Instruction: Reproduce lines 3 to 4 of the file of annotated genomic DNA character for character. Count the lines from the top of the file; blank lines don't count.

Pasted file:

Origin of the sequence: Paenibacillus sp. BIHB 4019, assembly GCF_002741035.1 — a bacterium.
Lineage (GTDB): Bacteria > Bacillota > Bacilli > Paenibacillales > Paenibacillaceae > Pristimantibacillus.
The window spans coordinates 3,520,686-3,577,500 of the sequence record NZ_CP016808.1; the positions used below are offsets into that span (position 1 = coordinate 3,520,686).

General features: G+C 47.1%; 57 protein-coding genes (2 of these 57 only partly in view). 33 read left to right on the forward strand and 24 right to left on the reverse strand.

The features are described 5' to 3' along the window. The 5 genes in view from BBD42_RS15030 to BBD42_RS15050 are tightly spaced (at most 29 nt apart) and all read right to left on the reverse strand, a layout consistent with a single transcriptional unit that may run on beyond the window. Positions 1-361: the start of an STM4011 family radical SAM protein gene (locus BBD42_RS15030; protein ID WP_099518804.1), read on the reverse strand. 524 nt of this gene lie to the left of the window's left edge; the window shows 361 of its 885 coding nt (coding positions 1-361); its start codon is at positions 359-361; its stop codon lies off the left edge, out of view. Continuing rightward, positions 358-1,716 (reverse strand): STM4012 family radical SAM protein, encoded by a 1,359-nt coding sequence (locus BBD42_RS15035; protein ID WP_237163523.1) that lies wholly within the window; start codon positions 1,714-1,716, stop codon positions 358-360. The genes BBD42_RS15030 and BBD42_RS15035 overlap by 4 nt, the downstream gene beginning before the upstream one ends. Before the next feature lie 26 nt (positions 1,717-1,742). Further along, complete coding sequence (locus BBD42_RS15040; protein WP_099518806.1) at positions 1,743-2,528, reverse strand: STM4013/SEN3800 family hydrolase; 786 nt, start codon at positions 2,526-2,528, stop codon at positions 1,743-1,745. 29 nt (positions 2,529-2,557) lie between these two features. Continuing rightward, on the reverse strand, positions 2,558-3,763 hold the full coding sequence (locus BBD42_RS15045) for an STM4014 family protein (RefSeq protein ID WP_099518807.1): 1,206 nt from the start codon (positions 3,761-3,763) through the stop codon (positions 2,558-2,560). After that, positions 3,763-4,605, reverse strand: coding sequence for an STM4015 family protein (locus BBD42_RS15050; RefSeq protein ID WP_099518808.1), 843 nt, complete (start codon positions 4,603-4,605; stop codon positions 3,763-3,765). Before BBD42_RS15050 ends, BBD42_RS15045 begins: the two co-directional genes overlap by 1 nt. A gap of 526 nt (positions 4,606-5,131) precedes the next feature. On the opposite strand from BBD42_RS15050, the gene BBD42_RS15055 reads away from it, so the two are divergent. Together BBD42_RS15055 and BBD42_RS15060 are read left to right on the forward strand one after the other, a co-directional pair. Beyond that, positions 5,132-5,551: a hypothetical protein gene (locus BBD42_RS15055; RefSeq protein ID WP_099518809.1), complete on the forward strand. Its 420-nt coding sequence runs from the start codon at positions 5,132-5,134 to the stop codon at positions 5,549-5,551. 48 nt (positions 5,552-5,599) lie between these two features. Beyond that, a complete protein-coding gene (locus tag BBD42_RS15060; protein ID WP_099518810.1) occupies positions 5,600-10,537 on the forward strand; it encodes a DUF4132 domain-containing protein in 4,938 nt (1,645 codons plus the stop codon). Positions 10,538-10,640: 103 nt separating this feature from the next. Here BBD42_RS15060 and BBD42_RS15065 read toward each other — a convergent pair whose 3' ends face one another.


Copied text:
The window spans coordinates 3,520,686-3,577,500 of the sequence record NZ_CP016808.1; the positions used below are offsets into that span (position 1 = coordinate 3,520,686).

General features: G+C 47.1%; 57 protein-coding genes (2 of these 57 only partly in view). 33 read left to right on the forward strand and 24 right to left on the reverse strand.